"The solution is to create territorial planning based on an environmental and rights-based perspective, in such a way that everyone knows what lands are open for exploitation and which are not," Florez said. "Furthermore, any company that has an interest in going onto traditionally-owned lands should only be able to do so following previous consultation with the people who own those lands. This is a right that has been recognized under international law, and often under the laws of the same set of countries."
The choice confronting governments in Latin America today is whether to embrace a more sustainable development path built on inclusiveness and respect for the rights of all their citizens, or instead hand out their people's lands and forests to industrial investors.
"The investment ‘boom' in Latin America can be an opportunity to overcome failed models of the past, rather than a threat to the livelihoods of those who have depended on the land for generations," White said. "We just need to figure out how to shape and guide this investment to promote new kinds of business and development models that respect human rights and local land rights, and also produce sound social and economic development."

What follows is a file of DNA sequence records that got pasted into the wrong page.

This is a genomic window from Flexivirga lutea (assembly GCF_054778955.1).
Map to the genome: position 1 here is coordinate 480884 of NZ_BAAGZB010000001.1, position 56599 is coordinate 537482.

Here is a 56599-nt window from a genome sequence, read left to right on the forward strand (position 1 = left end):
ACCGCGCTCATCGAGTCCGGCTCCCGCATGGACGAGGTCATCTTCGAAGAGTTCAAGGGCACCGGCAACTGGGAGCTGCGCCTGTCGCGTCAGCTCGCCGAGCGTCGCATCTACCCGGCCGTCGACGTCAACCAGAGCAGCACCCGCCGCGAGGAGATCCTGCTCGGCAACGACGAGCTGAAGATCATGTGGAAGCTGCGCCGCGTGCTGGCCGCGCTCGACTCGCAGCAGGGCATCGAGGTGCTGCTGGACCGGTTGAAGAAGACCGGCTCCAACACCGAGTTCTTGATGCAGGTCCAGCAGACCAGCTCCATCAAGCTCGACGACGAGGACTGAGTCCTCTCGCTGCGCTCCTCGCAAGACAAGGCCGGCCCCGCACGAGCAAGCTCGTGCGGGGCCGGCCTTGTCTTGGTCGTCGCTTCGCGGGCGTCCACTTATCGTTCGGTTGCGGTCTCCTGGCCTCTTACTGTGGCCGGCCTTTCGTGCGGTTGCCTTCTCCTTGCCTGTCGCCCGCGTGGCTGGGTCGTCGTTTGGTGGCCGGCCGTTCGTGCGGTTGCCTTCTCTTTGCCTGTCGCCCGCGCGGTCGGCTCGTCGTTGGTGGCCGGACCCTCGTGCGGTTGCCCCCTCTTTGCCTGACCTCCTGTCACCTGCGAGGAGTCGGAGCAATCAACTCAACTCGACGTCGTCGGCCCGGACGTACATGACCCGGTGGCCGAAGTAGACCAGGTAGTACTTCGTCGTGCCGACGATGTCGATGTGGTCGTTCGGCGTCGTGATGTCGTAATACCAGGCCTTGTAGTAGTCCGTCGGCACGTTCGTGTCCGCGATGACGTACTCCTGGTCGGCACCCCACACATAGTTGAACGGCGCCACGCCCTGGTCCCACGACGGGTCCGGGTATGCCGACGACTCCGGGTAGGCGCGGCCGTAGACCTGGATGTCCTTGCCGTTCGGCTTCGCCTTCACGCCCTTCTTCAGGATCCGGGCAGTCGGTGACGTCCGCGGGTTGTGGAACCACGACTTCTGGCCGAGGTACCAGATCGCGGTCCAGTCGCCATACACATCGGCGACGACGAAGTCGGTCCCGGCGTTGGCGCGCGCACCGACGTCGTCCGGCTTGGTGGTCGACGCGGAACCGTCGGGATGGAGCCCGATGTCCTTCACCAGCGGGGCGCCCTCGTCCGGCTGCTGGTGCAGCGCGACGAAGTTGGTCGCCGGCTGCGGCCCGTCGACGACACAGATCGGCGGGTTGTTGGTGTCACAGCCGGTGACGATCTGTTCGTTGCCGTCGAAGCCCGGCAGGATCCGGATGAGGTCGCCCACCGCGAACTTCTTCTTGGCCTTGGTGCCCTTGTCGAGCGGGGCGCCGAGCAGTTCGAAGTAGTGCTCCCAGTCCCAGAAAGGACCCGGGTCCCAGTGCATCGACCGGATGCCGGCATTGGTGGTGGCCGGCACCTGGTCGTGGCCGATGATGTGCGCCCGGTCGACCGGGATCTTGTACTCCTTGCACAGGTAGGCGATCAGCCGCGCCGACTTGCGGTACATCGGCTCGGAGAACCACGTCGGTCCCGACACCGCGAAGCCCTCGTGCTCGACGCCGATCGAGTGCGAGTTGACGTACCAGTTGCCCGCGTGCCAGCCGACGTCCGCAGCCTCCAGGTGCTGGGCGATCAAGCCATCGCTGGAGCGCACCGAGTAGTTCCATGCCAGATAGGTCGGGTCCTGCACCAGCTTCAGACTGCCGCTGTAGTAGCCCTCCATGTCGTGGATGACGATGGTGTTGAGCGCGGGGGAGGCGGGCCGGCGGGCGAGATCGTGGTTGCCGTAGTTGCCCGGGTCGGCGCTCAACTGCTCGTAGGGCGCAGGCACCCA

He added that the plans that underlie government development strategies often give the illusion that countries have evaluated the costs and benefits of their choices. However, development sectors competing with one another for the next deal neither measure nor address the real impact of the projects on local communities.
"Without the recognition of local rights, transparency of deals and decisions, and mechanisms to ensure accountability of governments and investors, there will be a rollback of environmental, human and tenure rights of forest communities," said Omaira Bolanos, RRI's Regional Program Director for Latin America. "Foreign investors will prefer countries with weakened regulations to expand their investments."
"Governments, citizens, civil society and business-people must work together to address the risks and opportunities of advancing the economic development and prosperity all Latin Americans," she added. "But this must be done without harming the human and tenure rights of rural, indigenous and Afro-descendant communities."